Michael wears the men's Rolli shirt made of soft spun cotton with shortened front and deep side vents. The pants are the Khaki Stretch Rolli-Rockers.
Michael Sleeseman talks 150 words a minute and thinks even faster, mostly about his involvement with the Disability Awareness Committee for Sister Cities International, an organization that promotes everything from educational exchanges between cities to--thanks to Sleeseman--ideas on how cities can become more wheelchair accessible. "The U.S. sets the global standard for how to interact with people with disabilities, and we help the U.S. share what we've done with other countries and other cultures," says Sleeseman.
After a 1993 car accident left Sleeseman a T12 para with a head injury, his sense of self took a nosedive. "My organizational and spatial skills are all askew. And the emotional and physical losses ... I was devastated," he says.
After years of cognitive and physical therapy, he regained enough confidence to volunteer for Phoenix Sister Cities. He loved the organization and poured himself into his volunteer work with the group. Now he co-chairs the committee. "Sister Cities is my life, my purpose," says Sleeseman, 31.
Sleeseman says he's been looking for a way to regain the individuality he lost after his accident. So he signed up for acting and modeling classes, a path that lead him straight to the NM/Rolli-Moden contest, although he is quick to note entering the contest wasn't his idea. "A film producer friend of mine got me into this. She said I photograph well, she's heard me speak in public and says I'm a natural." His friend was right.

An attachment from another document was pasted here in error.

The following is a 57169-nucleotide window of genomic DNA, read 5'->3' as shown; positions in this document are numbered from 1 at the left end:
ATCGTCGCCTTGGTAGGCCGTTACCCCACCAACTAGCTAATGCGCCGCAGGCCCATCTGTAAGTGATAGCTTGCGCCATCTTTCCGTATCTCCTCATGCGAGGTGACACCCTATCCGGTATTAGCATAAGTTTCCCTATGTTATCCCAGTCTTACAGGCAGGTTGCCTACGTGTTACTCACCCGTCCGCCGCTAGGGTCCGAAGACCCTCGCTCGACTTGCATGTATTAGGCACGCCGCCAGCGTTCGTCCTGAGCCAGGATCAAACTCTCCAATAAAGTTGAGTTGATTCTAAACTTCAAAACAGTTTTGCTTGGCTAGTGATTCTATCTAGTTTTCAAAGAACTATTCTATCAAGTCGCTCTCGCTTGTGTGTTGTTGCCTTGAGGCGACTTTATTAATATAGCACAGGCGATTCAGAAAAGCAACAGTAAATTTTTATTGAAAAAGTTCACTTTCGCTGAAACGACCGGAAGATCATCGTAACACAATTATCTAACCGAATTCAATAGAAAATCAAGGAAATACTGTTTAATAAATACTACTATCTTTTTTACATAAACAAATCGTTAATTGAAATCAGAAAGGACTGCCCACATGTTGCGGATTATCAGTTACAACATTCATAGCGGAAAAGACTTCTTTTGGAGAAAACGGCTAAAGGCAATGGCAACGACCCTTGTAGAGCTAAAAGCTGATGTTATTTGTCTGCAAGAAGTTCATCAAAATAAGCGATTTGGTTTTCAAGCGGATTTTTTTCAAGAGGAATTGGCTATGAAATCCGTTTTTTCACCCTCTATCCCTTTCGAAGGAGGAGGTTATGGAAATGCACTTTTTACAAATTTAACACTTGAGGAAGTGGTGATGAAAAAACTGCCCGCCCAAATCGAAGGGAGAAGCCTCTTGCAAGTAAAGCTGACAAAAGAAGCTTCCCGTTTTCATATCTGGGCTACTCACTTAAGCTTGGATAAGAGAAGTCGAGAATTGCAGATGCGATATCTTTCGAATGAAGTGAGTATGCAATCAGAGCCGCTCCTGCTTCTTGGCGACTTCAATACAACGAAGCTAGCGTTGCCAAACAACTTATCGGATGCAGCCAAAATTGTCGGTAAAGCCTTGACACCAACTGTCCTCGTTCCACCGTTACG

Alana wears a short sleeved rib-knit, button-front shirt and slim fit ladies stretch pants.
Disability With Panache
Winning the NM/Rolli-Moden contest is fun but kind of hectic, says Alana Yvonne Wallace, a polio survivor from Chicago. "Between getting the Rolli-Moden clothes shipment and setting up the photo shoot, I've been in full swing," says Wallace. She didn't even think about entering the contest until a vendor approached her at the Chicago Abilities Expo. "She kept saying I should submit the pictures," says Wallace. "I thought about it for a little while, then I got home and read the details. I liked the caption: 'Do you wear your disability with panache?'"
The message reverberated with her. "I've always advocated for people with disabilities to be seen in a positive light," she says. A professional wheelchair dancer, Wallace is founder and artistic director of Dance Detour, Chicago's first "mixed ability" dance company. She has collaborated professionally with renowned dance companies such as Mikhail Baryshinikov's White Oak Dance Project, The Joffrey Ballet of Chicago, Bryant Ballet and The Chicago Moving Company.
Now, thanks to the contest, Wallace is a model and a top-class dancer, which fits in nicely with her expanding worldview. "Now that I'm 50, I feel like life is beginning again. My kids are off to college, I'm growing spiritually, I'm a lot more confident," she says. "Also I'm at a place where I embrace my disability. ... There are things that would not have come into focus with me if I did not have my disability. So I don't just accept it or tolerate it, I embrace it ... all the differences in people--race, age, disability, all of it."